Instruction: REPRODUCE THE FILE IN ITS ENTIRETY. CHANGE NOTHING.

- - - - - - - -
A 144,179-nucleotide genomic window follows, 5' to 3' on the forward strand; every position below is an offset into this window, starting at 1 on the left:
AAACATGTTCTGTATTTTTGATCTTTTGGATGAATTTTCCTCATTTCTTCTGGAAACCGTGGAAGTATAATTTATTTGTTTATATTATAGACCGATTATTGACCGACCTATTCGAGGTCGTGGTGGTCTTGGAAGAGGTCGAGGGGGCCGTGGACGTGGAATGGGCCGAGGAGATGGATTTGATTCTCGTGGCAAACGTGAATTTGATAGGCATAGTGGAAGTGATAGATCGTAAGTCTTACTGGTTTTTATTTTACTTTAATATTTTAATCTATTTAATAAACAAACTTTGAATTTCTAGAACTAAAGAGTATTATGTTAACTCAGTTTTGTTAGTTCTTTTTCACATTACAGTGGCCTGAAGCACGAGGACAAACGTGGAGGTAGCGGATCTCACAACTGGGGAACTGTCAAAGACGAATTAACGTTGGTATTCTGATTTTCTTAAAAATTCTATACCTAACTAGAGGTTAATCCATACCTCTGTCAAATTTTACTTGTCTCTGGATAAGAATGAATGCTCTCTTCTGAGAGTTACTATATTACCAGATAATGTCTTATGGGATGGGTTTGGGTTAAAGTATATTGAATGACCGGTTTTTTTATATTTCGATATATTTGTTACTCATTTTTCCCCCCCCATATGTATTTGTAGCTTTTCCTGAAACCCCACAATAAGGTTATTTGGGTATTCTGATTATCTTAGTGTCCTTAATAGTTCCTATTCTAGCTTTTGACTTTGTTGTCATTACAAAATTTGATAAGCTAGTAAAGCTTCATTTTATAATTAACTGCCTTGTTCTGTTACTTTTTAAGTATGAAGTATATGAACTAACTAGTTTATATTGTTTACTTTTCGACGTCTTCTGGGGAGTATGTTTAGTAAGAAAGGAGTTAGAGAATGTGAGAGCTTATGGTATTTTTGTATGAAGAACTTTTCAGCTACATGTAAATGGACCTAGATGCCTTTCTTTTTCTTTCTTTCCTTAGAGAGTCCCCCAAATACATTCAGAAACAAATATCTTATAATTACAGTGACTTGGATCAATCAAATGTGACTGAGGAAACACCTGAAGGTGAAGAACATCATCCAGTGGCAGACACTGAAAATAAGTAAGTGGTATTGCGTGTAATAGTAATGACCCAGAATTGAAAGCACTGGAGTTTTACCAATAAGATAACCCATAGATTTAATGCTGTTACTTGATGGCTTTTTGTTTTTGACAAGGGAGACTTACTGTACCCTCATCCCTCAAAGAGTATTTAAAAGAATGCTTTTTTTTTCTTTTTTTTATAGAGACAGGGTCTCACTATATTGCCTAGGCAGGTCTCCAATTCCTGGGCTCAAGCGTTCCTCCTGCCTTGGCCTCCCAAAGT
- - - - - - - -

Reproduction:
A 144,179-nucleotide genomic window follows, 5' to 3' on the forward strand; every position below is an offset into this window, starting at 1 on the left:
AAACATGTTCTGTATTTTTGATCTTTTGGATGAATTTTCCTCATTTCTTCTGGAAACCGTGGAAGTATAATTTATTTGTTTATATTATAGACCGATTATTGACCGACCTATTCGAGGTCGTGGTGGTCTTGGAAGAGGTCGAGGGGGCCGTGGACGTGGAATGGGCCGAGGAGATGGATTTGATTCTCGTGGCAAACGTGAATTTGATAGGCATAGTGGAAGTGATAGATCGTAAGTCTTACTGGTTTTTATTTTACTTTAATATTTTAATCTATTTAATAAACAAACTTTGAATTTCTAGAACTAAAGAGTATTATGTTAACTCAGTTTTGTTAGTTCTTTTTCACATTACAGTGGCCTGAAGCACGAGGACAAACGTGGAGGTAGCGGATCTCACAACTGGGGAACTGTCAAAGACGAATTAACGTTGGTATTCTGATTTTCTTAAAAATTCTATACCTAACTAGAGGTTAATCCATACCTCTGTCAAATTTTACTTGTCTCTGGATAAGAATGAATGCTCTCTTCTGAGAGTTACTATATTACCAGATAATGTCTTATGGGATGGGTTTGGGTTAAAGTATATTGAATGACCGGTTTTTTTATATTTCGATATATTTGTTACTCATTTTTCCCCCCCCATATGTATTTGTAGCTTTTCCTGAAACCCCACAATAAGGTTATTTGGGTATTCTGATTATCTTAGTGTCCTTAATAGTTCCTATTCTAGCTTTTGACTTTGTTGTCATTACAAAATTTGATAAGCTAGTAAAGCTTCATTTTATAATTAACTGCCTTGTTCTGTTACTTTTTAAGTATGAAGTATATGAACTAACTAGTTTATATTGTTTACTTTTCGACGTCTTCTGGGGAGTATGTTTAGTAAGAAAGGAGTTAGAGAATGTGAGAGCTTATGGTATTTTTGTATGAAGAACTTTTCAGCTACATGTAAATGGACCTAGATGCCTTTCTTTTTCTTTCTTTCCTTAGAGAGTCCCCCAAATACATTCAGAAACAAATATCTTATAATTACAGTGACTTGGATCAATCAAATGTGACTGAGGAAACACCTGAAGGTGAAGAACATCATCCAGTGGCAGACACTGAAAATAAGTAAGTGGTATTGCGTGTAATAGTAATGACCCAGAATTGAAAGCACTGGAGTTTTACCAATAAGATAACCCATAGATTTAATGCTGTTACTTGATGGCTTTTTGTTTTTGACAAGGGAGACTTACTGTACCCTCATCCCTCAAAGAGTATTTAAAAGAATGCTTTTTTTTTCTTTTTTTTATAGAGACAGGGTCTCACTATATTGCCTAGGCAGGTCTCCAATTCCTGGGCTCAAGCGTTCCTCCTGCCTTGGCCTCCCAAAGT